And we had a fabulous Saints' tea party where we talked about relics (bowl of chicken bones), St Crispian and St Crispinian being tortured and beheaded (eating crisps), St Catherine and the breaking wheel (coconut ring biscuits), St Elizabeth of Hungary (a basket of bread for the poor), St Swithun (eggs that he made whole), St Peter and St Andrew (tuna fish) and St Rose (Cadbury chocolates)!

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I told the girls that the first step to sainthood could be taken by filling shoeboxes full of gifts for "the poor children" overseas for Operation Christmas Child.


And I had the privilege of attending Holy Communion on Tuesday, where we said the Collect for all the Saints, and the priestly robes and altar decorations were still celebratory red from All Saints and All Souls.


And finally, finally - the season is still all about the squash! As well as the fallback squash soup, there has been squash and vegetable curry, made entirely from scratch, and tonight I am going to attempt the squash and kale mix-up I didn't get around to last week. Slowly working my way through these beauties....

Thursday, 5 November 2015

A Pair of Pink Trainers: Thoughts on Family, Fertility and Fitting In

I had a pair of pink vinyl trainers, once. A university student during an amazing era of dance music and clubbing, I really wanted to be a part of it. I didn't always like the music. The drugs made me messy and panicky after a bit. But it was happening, my peers were part of it, I embraced it.

So I bought this pair of pink trainers. From Oxford Street in London. I think they were limited edition, imported from the USA. They were amazing. But you know what?

They didn't fit.

Obviously that works as a metaphor, as culturally they weren't the right fit for me, like staying up late or loudly socialising (I could have been a part of the choir, the Chapel, I realise now, but that wasn't a right fit at the time either.)

But I mean, they didn't physically fit.

I wanted to have this pair of pink vinyl Converse trainers so badly; they symbolised the times for me. With my cute little plaits, original Adidas tracksuit top and flared Top Shop jeans I like to think I looked on trend. (This reminds me that I wore my Dad's big black fluffy 70's coat at this time, too. Oh I looked the bomb with a cigarette in my mouth. Or not. ) In the college bar and at parties, I looked the part. Or thought I did. And I so wanted these fancy trainers, that squeaked when I walked, that I spent a lot of money on them - even though they didn't come in my size!

They were always a little too big. So, if we're talking in metaphors here, it was the opposite of being too big for my boots. My shoes were too big for me. But it was a time of style over substance. Marlboro Lights. Tarantino films. Trainspotting. Good times. I found a lot that was good, and real, to hang on to. But I was always a little out of sync. Physically and metaphorically.

Twenty years on, I really feel for the young adult I was starting to become during those times. The things I thought I had to do, be, and of course wear, to enjoy myself. As someone who has never tried to lose weight by dieting, perhaps it's the equivalent of trying to lose a dress size; to fit the way you look to the way you think looks best to the world around you.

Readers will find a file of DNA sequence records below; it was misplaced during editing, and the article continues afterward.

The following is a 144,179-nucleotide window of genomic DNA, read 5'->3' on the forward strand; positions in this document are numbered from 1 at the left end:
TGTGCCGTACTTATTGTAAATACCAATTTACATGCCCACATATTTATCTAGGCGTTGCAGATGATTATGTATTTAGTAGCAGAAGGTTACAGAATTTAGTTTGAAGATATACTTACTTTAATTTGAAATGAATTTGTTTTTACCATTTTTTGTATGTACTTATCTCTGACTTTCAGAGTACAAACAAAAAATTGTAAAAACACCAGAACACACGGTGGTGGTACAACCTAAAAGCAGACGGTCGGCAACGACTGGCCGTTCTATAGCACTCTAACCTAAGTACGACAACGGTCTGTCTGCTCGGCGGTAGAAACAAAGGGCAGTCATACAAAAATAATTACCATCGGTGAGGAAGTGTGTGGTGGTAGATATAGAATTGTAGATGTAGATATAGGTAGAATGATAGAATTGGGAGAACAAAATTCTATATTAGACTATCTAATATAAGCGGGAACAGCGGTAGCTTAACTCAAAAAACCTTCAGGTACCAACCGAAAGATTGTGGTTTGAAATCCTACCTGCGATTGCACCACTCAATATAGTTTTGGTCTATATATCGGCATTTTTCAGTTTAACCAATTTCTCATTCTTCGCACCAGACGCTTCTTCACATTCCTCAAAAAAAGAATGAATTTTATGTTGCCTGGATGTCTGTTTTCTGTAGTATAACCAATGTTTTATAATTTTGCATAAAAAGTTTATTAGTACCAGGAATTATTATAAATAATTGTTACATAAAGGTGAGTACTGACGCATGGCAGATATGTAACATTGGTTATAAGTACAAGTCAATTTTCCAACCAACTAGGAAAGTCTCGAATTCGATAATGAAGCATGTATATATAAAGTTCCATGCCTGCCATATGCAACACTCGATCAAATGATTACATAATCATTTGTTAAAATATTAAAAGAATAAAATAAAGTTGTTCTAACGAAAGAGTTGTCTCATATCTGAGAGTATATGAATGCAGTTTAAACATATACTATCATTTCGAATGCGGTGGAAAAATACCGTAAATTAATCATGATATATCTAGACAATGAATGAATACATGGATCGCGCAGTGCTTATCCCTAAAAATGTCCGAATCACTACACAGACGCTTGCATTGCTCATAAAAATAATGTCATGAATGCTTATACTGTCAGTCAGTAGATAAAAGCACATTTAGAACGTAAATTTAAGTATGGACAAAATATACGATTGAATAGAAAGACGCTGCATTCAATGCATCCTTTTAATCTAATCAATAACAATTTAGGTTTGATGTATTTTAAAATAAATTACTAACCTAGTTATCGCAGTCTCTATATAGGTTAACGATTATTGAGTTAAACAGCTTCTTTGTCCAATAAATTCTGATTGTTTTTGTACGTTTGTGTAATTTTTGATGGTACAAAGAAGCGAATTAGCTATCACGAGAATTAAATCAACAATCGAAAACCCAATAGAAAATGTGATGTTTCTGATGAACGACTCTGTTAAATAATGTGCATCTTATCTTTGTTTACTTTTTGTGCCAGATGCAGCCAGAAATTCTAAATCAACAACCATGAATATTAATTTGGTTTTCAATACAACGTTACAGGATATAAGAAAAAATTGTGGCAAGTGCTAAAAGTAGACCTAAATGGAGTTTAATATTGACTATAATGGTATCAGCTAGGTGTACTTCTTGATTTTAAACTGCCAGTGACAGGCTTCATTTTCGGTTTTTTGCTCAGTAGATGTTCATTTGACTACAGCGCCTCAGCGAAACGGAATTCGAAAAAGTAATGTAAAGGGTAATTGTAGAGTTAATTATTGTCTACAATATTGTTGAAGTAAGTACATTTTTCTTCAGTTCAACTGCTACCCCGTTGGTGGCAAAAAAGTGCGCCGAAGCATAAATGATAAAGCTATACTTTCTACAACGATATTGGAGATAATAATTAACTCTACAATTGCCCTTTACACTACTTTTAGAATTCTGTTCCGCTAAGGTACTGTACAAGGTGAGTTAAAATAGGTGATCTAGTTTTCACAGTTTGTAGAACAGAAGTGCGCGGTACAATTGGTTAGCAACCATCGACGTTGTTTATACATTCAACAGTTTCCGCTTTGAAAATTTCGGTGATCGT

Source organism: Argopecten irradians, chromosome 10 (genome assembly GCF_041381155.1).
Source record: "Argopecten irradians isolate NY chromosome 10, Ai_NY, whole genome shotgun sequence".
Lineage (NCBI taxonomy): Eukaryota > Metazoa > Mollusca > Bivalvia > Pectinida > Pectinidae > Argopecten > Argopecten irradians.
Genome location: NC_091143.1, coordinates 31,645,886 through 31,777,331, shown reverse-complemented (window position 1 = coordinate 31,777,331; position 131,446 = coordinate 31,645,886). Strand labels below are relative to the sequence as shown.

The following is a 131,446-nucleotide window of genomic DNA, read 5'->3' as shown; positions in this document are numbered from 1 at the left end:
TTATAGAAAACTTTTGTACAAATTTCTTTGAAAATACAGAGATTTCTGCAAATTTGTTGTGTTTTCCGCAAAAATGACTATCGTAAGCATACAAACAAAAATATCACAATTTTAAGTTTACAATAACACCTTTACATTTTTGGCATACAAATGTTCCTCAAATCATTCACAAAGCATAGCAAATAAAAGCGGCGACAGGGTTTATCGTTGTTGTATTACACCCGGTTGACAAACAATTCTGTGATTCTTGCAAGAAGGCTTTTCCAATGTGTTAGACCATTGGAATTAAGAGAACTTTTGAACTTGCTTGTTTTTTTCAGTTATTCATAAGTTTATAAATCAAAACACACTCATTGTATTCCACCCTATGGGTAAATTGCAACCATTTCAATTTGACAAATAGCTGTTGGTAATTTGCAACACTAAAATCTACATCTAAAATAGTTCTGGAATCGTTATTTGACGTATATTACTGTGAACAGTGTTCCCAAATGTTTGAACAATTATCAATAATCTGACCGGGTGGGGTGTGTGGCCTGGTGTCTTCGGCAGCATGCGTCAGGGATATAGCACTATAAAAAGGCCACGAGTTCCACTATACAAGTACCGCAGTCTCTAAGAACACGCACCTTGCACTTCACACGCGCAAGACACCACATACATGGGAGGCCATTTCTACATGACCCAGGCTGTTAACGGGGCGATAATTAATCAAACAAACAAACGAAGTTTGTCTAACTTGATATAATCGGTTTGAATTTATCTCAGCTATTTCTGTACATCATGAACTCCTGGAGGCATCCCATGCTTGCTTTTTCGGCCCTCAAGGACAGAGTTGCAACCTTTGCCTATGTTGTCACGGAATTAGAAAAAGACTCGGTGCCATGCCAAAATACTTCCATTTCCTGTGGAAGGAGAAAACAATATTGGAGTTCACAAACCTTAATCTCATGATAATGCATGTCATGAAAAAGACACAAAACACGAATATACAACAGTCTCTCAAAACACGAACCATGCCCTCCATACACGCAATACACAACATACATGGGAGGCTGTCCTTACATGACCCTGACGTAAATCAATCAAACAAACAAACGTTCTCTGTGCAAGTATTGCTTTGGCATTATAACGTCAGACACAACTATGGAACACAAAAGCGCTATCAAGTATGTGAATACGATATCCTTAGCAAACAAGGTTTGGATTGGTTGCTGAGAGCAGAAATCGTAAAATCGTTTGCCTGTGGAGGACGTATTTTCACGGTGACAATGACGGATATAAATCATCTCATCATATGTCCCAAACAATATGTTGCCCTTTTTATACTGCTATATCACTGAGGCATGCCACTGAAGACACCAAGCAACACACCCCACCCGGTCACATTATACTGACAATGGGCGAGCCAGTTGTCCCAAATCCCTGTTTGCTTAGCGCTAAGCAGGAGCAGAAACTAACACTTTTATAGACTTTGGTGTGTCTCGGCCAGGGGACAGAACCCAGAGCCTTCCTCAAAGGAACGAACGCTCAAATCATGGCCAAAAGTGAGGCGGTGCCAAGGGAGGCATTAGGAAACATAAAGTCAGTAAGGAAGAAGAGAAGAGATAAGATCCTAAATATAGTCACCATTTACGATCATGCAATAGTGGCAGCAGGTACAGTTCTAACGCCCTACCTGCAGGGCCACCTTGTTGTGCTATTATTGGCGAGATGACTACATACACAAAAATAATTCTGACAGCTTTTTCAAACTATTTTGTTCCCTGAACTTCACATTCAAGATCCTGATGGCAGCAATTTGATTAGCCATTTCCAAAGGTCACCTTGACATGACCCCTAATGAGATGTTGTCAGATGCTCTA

Now I'm forty, I've reclaimed a style of my own that's evolved over the last decade - I love what I wear, and it works for me. I don't even worry about being out of sync with the stylistic and cultural zeitgeist, because I'm past that. But it's funny, as yet another person today asked how I cope with having four children - my shoes are still out of step. I'm largely surrounded by families with two children or less. I think perhaps it shouldn't make a difference, but realistically, it does.

Not just practically, but that I made a conscious decision to have a 'larger' family - that I use and have used a fertility awareness method to both become and avoid becoming pregnant, because that is my moral, ethical and religious outlook. It's unusual amongst my peers, the people I was educated with, and the parents I know from the playground. And interestingly, it's out of step with the people with whom I worship. Although I feel that the Anglican setting I belong to is quite catholic, it's definitely not Catholic with a capital C. The only time I have seen another family of four in church is when I went to an ecumenical service at the Roman Catholic Church in our town.

I've stopped taking all of the children at once to our church because I find it too difficult to manage, rather than the fact that we stick out like a sore thumb - but at Christmas and Easter and other times we go as a whole family, we do! I don't think we are a talking point in particularly, and I would like to be a positive role model for having more than the average number of children; although, I probably do so badly trying to manage them that would never happen! But this doesn't cause me worry or concern; I just feel slightly out of kilter.

On the radio yesterday, however, I heard a debate about China's changing its policy to 'allow' couples to have more than one child, and I could literally feel my world grinding to a halt and my stomach start to churn. One of the participants was demanding that all people need is educating to see that having one or two children is enough, and the world would be a better place. A lot of economic, ethical and even moral arguments for population control were wheeled out and those who supported the Chinese government's position literally refused to see anyone else's point of view. I literally cannot comprehend this blinkered attitude. I understand all the rational arguments for limiting population size, and don't seek to dismiss them or nullify them. It's just that actually, humanly and spiritually, I feel that they not only destroy personal autonomy and choice (however 'selfish' these choices may be or are perceived to be), but equate to a political power assuming that they are greater than a natural one. I personally see the way the universe works in a spiritual way, but even if one doesn't - having another human being in control of your fertility doesn't sit right with me.

(My brother-in-law, his wife and children currently live and work in China. Our family might go and visit them in 2017. I suspect it may feel a little like wearing the wrong pair of shoes.)

I wonder what ever happened to that pair of pink trainers. And the girl that wore them. I don't mourn for them, though; I celebrate the opportunities they had. But I am thankful for the person that I have been allowed to become; the family I been allowed to have; and the constant process of personal change I am encouraged to undergo, as a person, as a political subject, and as a child of God.